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Raven Wilkinson in Les Sylphides. Photo Courtesy Wilkinson.

Ballerina Raven Wilkinson passed away on Monday at her home in New York City at age 83. Wilkinson is best known as the first African American woman to dance full-time with the Ballet Russe de Monte Carlo and as a cherished mentor to Misty Copeland.

Raven Wilkinson presenting Misty Copeland with the Dance Magazine Award in 2014. Photo by Cherylynn Tsushima for Dance Magazine.

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Raven Wilkinson in Les Sylphides. Photo Courtesy Wilkinson.

Ballerina Raven Wilkinson passed away on Monday at her home in New York City at age 83. Wilkinson is best known as the first African American woman to dance full-time with the Ballet Russe de Monte Carlo and as a cherished mentor to Misty Copeland.

Raven Wilkinson presenting Misty Copeland with the Dance Magazine Award in 2014. Photo by Cherylynn Tsushima for Dance Magazine.

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Playlists
Photo by Jayme Thornton for Dance Spirit

It's no secret that Houston Ballet soloist Harper Watters loves Queen Bey. So we dared to ask him to rank his favorite albums. This is what he sent us:

Dangerously In Love: EVERYTHING
B'Day: LIT
I Am...Sasha Fierce: YASSS
4: SHOOK
Beyoncé: WIG SNATCHED
Lemonade: SLAY

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Dancers Trending
Ashley Murphy in Giselle at The Washington Ballet. Photo by Theo Kossenas

Ashley Murphy was the leading lady of Dance Theatre of Harlem for many of her 13 years there. But in 2016, she took a leap of faith, leaving her coveted place as reigning ballerina for a spot in The Washington Ballet.

"I wasn't really growing anymore—they didn't need to pay attention to me because they knew I would work on things on my own. I felt like I'd become everybody's mom," she told writer Gia Kourlas. "I need to be in a setting where I'm more equal with other people."

Two years later, she's found a home in D.C.—and has no regrets about her decision. We caught up with her for our "Spotlight" series:

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Breaking Stereotypes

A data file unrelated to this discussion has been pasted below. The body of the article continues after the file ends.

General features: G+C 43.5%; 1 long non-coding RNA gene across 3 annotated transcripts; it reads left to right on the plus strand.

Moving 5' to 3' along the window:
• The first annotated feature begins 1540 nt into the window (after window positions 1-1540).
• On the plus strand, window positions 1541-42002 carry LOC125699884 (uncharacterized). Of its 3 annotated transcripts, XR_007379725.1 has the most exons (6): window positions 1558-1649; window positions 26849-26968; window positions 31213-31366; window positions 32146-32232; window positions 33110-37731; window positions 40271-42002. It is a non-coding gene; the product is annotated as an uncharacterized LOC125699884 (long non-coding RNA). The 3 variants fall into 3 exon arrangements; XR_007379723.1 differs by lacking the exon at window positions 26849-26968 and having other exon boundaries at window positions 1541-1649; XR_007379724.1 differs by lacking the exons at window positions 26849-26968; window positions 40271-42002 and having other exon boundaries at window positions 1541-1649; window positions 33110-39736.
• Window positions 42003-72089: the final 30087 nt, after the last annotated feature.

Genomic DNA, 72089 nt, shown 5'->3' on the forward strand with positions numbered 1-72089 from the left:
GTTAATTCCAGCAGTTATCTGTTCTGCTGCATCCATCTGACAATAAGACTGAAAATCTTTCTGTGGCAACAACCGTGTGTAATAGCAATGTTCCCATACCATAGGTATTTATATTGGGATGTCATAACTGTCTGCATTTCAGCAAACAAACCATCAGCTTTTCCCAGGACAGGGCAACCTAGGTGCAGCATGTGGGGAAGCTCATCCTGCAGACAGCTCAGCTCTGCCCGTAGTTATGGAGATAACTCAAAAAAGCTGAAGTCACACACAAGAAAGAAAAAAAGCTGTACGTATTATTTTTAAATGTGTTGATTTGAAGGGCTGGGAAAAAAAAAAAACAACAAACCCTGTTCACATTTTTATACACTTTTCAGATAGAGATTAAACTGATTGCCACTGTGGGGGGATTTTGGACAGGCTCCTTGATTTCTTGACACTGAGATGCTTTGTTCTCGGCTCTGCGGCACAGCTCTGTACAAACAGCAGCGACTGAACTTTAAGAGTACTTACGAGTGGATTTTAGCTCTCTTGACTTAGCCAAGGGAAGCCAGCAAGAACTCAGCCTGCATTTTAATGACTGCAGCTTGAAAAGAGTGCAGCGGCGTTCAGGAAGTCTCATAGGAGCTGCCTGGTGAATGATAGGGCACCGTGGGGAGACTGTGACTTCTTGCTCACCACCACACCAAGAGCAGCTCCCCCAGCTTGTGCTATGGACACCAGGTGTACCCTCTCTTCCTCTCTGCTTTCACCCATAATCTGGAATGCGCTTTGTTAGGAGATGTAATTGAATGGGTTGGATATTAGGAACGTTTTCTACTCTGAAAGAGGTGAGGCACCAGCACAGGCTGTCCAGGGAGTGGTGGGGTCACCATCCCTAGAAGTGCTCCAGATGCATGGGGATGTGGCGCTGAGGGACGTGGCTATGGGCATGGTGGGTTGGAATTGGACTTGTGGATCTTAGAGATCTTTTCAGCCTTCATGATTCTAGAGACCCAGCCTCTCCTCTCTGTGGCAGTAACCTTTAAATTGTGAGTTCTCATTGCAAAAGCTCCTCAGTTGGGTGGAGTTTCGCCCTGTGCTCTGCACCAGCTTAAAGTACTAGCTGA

Kyle Abraham choreographing on Alvin Ailey American Dance Theater. Photo by Jim Lafferty

Last month, Kyle Abraham was announced as one of the six choreographers contributing new work to New York City Ballet's 2018-19 season.

In its 70-year history, NYCB has only commissioned four black choreographers—all men: John Alleyne and Ulysses Dove in 1994, Dance Theatre of Harlem's Robert Garland in collaboration with Robert LaFosse in 2000, and Albert Evans in 2002 and 2005. It's been 11 years since Evans, an NYCB alum, made work for the company and 18 years since a black choreographer outside of NYCB has been invited to choreograph.

Take a moment to take that in.

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Jayme Thornton

Misty Copeland's Instagram feed is usually filled with gorgeous performance shots and inspirational images featuring the many young girls she's inspired.

So we were surprised this morning to see Copeland post two screenshots of a mean tweet about herself:

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Breaking Stereotypes
Raven Wilkinson in "Les Sylphides" as illustrated by Leda Schubert. Photos Courtesy Wilkinson.

When children's book writer and illustrator Leda Schubert first reached out to Raven Wilkinson about writing a book on her life, Wilkinson had qualms. She was worried that the racism she experienced as an African American dancer touring the South with the Ballet Russe de Monte Carlo in the 1960s might scare the intended audience of 6-9 year olds. With time, Wilkinson came to an understanding. "If we keep hiding everything from our children we'll never get these things solved," she told me in an interview. The result is a picture book, released earlier this month, titled Trailblazer: The Story of Ballerina Raven Wilkinson.

Trailblazer opens with a foreword by Misty Copeland, who has has often cited Wilkinson as a mentor. Copeland's words are accompanied by a photo of Wilkinson presenting her with a bouquet onstage after her Swan Lake debut with American Ballet Theatre. "Since learning about Raven, sharing her journey and those of the many black ballerinas who have paved the way has become part of my mission," writes Copeland. And indeed, Copeland's fame and success has pushed Wilkinson's story into the public eye.

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